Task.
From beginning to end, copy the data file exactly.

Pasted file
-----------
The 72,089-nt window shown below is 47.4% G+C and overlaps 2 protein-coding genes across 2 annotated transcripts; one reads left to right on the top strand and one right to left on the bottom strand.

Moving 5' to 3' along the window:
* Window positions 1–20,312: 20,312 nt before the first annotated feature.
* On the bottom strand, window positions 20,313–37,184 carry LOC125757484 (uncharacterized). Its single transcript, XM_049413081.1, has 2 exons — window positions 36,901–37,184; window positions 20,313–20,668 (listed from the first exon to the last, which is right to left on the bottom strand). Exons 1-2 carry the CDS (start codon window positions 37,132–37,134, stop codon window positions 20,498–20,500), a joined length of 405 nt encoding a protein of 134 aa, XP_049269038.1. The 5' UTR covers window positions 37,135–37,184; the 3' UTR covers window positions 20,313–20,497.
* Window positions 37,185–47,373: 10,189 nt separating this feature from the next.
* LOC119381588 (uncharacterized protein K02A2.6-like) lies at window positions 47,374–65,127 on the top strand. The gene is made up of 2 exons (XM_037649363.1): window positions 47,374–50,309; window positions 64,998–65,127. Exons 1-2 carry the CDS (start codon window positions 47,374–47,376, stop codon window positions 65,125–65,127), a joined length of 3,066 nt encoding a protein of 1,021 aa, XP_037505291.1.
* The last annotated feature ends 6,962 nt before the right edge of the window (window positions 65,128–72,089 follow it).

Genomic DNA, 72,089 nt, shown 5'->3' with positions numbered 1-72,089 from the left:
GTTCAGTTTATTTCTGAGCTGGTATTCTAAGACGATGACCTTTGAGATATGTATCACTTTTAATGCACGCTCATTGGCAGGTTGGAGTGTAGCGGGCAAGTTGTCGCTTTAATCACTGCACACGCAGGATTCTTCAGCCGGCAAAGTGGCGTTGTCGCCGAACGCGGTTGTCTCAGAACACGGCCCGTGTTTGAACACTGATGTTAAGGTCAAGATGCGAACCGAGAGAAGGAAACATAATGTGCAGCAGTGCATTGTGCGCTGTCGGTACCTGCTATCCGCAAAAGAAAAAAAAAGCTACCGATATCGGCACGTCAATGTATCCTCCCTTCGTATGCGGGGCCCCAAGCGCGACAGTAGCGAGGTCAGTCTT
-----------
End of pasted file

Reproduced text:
The 72,089-nt window shown below is 47.4% G+C and overlaps 2 protein-coding genes across 2 annotated transcripts; one reads left to right on the top strand and one right to left on the bottom strand.

Moving 5' to 3' along the window:
* Window positions 1–20,312: 20,312 nt before the first annotated feature.
* On the bottom strand, window positions 20,313–37,184 carry LOC125757484 (uncharacterized). Its single transcript, XM_049413081.1, has 2 exons — window positions 36,901–37,184; window positions 20,313–20,668 (listed from the first exon to the last, which is right to left on the bottom strand). Exons 1-2 carry the CDS (start codon window positions 37,132–37,134, stop codon window positions 20,498–20,500), a joined length of 405 nt encoding a protein of 134 aa, XP_049269038.1. The 5' UTR covers window positions 37,135–37,184; the 3' UTR covers window positions 20,313–20,497.
* Window positions 37,185–47,373: 10,189 nt separating this feature from the next.
* LOC119381588 (uncharacterized protein K02A2.6-like) lies at window positions 47,374–65,127 on the top strand. The gene is made up of 2 exons (XM_037649363.1): window positions 47,374–50,309; window positions 64,998–65,127. Exons 1-2 carry the CDS (start codon window positions 47,374–47,376, stop codon window positions 65,125–65,127), a joined length of 3,066 nt encoding a protein of 1,021 aa, XP_037505291.1.
* The last annotated feature ends 6,962 nt before the right edge of the window (window positions 65,128–72,089 follow it).

Genomic DNA, 72,089 nt, shown 5'->3' with positions numbered 1-72,089 from the left:
GTTCAGTTTATTTCTGAGCTGGTATTCTAAGACGATGACCTTTGAGATATGTATCACTTTTAATGCACGCTCATTGGCAGGTTGGAGTGTAGCGGGCAAGTTGTCGCTTTAATCACTGCACACGCAGGATTCTTCAGCCGGCAAAGTGGCGTTGTCGCCGAACGCGGTTGTCTCAGAACACGGCCCGTGTTTGAACACTGATGTTAAGGTCAAGATGCGAACCGAGAGAAGGAAACATAATGTGCAGCAGTGCATTGTGCGCTGTCGGTACCTGCTATCCGCAAAAGAAAAAAAAAGCTACCGATATCGGCACGTCAATGTATCCTCCCTTCGTATGCGGGGCCCCAAGCGCGACAGTAGCGAGGTCAGTCTT